The Leapfrog Group, a national watchdog organization of employers and other purchasers focused on health care safety and quality, today released the fall 2020 Leapfrog Hospital Safety Grades. Assigning “A,” “B,” “C,” “D,” and “F” letter grades to general acute-care hospitals in the U.S., the Safety Grade is the only rating focused entirely on how well hospitals protect patients from preventable errors, accidents, injuries, and infections.
“We see in the news every day the extraordinary courage of clinicians and staff caring for patients stricken by COVID-19. What’s less apparent—yet equally laudable—are the untold efforts behind the scenes to protect patients. Hospitals’ commitment to the fundamentals have saved lives too, like preventing infection, ensuring universal hand hygiene, and double and triple checking everything to avoid errors,” said Leah Binder, president and CEO of The Leapfrog Group. “We are grateful for the heroic efforts of hospitals across the Nation and applaud their efforts that are protecting our families.”
Given heightened public concern about infection during the pandemic, Leapfrog is also releasing a new playbook for the community titled, Protecting Yourself During the Respiratory Illness Season. Developed by a team of volunteer experts and advisors, the free playbook serves as a guide for the public on steps they can take to decrease their risk of sickness, including how proper handwashing can prevent disease. It adds to Leapfrog’s robust set of resources on how to stay safe in the hospital.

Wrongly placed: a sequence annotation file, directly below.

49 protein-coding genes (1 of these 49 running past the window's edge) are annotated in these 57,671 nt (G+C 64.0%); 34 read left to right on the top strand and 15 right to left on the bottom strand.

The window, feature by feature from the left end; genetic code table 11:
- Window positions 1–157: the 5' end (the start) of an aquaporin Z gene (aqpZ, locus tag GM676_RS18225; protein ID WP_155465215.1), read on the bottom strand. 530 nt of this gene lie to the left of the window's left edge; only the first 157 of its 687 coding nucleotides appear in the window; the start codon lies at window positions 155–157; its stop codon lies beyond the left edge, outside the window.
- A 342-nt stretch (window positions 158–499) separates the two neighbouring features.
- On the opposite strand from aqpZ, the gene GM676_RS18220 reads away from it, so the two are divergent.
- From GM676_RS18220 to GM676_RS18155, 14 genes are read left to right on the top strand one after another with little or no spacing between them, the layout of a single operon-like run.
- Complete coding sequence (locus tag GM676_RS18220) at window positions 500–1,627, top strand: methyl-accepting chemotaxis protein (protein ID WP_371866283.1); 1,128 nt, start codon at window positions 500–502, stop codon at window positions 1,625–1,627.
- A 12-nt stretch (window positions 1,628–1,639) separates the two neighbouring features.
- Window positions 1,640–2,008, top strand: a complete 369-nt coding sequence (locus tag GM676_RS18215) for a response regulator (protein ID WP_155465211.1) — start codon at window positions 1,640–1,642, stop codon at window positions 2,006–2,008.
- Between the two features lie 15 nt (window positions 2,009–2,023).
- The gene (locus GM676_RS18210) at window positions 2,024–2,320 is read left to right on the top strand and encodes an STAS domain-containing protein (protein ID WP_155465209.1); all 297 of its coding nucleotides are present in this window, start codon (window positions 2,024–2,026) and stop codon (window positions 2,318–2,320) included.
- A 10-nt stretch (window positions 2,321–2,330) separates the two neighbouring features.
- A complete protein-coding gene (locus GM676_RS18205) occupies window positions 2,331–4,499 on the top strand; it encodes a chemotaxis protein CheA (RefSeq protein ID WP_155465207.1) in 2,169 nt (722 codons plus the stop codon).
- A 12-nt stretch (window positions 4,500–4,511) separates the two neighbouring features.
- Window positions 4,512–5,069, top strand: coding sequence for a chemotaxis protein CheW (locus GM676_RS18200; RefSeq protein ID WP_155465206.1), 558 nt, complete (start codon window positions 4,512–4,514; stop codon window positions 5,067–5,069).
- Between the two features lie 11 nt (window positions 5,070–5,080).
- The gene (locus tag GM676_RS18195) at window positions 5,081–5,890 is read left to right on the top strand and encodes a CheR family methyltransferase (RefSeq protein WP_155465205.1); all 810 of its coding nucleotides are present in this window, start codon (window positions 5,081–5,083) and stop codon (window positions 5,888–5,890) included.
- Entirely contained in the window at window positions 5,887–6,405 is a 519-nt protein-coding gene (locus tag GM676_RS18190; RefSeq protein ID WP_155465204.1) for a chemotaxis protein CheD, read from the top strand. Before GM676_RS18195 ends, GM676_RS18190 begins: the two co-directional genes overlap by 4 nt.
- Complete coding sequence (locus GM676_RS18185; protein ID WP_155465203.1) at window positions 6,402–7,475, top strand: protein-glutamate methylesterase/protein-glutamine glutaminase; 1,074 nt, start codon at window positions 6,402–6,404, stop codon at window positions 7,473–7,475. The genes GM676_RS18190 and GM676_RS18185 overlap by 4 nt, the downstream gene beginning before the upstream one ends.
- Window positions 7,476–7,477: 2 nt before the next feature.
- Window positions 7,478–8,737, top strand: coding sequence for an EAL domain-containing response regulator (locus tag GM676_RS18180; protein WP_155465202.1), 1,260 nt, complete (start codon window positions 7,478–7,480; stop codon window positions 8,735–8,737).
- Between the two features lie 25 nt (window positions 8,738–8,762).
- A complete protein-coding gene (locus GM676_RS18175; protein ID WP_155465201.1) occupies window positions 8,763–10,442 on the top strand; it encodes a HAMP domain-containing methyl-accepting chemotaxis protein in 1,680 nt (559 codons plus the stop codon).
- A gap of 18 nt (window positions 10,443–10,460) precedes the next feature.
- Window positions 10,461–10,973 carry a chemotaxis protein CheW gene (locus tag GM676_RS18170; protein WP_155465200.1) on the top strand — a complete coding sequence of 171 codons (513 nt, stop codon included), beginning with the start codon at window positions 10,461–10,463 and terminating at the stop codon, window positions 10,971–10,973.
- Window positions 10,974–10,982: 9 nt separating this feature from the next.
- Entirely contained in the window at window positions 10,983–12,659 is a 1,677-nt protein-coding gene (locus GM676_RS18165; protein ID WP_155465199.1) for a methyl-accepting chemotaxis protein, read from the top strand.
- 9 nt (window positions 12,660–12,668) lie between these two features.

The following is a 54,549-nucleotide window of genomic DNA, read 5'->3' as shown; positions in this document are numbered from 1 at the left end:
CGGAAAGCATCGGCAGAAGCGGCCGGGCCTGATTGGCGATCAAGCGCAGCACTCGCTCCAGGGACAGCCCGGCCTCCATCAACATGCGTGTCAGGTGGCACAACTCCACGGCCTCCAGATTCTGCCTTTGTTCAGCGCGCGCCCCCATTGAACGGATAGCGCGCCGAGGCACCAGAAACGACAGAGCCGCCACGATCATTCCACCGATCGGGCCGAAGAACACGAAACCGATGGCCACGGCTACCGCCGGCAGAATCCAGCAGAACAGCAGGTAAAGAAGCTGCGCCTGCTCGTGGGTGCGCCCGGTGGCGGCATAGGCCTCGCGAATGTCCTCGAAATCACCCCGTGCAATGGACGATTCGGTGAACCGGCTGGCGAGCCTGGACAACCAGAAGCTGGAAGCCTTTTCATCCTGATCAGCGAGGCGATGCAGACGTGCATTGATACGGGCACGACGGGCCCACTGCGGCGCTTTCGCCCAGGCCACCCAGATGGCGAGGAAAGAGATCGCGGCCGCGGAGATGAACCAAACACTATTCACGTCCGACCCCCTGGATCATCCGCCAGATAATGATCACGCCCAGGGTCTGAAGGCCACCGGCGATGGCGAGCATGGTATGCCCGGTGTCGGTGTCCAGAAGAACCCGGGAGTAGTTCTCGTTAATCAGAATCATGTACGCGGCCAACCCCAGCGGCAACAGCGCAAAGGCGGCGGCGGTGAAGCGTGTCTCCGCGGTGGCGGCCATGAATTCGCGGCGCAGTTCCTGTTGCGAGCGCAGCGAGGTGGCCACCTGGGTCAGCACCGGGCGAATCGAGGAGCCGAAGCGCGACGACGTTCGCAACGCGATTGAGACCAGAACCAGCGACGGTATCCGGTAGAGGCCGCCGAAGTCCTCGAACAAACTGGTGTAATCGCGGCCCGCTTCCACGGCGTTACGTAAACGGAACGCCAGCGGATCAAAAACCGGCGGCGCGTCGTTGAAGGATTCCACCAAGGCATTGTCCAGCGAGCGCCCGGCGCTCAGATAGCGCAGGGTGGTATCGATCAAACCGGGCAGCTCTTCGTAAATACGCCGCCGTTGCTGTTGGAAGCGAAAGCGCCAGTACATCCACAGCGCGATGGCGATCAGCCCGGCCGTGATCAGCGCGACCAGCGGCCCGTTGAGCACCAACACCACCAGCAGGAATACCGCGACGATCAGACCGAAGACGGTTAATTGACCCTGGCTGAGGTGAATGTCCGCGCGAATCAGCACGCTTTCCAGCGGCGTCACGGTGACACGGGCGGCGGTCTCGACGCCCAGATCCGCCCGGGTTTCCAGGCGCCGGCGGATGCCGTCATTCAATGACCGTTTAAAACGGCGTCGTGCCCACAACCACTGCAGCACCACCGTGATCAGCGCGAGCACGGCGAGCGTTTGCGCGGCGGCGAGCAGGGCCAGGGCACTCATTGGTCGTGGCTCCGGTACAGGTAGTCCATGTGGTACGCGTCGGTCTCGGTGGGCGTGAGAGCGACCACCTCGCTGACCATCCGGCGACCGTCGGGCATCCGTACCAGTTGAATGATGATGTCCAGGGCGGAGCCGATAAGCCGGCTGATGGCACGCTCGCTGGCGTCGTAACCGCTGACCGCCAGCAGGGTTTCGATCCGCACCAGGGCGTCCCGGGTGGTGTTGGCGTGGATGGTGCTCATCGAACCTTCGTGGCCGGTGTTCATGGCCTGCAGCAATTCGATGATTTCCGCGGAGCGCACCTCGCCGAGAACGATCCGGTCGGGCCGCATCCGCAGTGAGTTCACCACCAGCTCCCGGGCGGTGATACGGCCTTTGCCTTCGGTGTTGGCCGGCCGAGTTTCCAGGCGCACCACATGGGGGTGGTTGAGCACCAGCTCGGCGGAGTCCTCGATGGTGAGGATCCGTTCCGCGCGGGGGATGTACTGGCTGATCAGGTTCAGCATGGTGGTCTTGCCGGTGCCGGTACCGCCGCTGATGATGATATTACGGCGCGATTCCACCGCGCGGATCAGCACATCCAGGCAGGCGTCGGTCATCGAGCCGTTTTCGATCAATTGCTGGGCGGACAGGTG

Across all states, highlights of findings from the fall 2020 Leapfrog Hospital Safety Grade include:
- 34% of hospitals were graded “A’s,” 24% were “B’s,” 35% were “C’s,” 7% were “D’s,” and less than 1% were “F’s”
- Five states with the highest percentages of “A” hospitals are Maine, Idaho, Delaware, Massachusetts and Oregon
- There were no “A” hospitals in Alaska, South Dakota and North Dakota
- Notably, 29 hospitals nationwide have achieved an “A” in every grading update since the launch of the Safety Grade in spring 2012
The Leapfrog Hospital Safety Grade is reviewed by a National Expert Panel and receives guidance from Johns Hopkins Medicine’s Armstrong Institute for Patient Safety and Quality. The biannual Leapfrog Hospital Safety Grade is independently assessed, peer-reviewed, fully transparent and free to the public. It shares critical patient safety information to consumers, so that they can make informed decisions about where they seek care.
Data used to calculate Hospital Safety Grades include up to 27 measures, gathered primarily from the Leapfrog Hospital Survey and the Centers for Medicare and Medicaid Services (CMS). While the data does not yet include findings collected during the height of COVID-19, the data offers an indication of how well hospitals implemented fundamental safety precautions prior to the pandemic, an important factor in preparedness. The Hospital Safety Grade is updated every six months and future updates will incorporate pandemic response periods.
For more information about the Safety Grades, as well as individual hospital grades and state rankings, please visit hospitalsafetygrade.org and follow The Leapfrog Group on Facebook and Twitter. Journalists interested in scheduling an interview with a Leapfrog representative should contact firstname.lastname@example.org.
About The Leapfrog Group
Founded in 2000 by large employers and other purchasers, The Leapfrog Group is a national nonprofit organization driving a movement for giant leaps forward in the quality and safety of American health care. The flagship Leapfrog Hospital Survey and new Leapfrog Ambulatory Surgery Center (ASC) Survey collect and transparently report hospital and ASC performance, empowering purchasers to find the highest-value care and giving consumers the lifesaving information they need to make informed decisions. The Leapfrog Hospital Safety Grade, Leapfrog’s other main initiative, assigns letter grades to hospitals based on their record of patient safety, helping consumers protect themselves and their families from errors, injuries, accidents, and infections.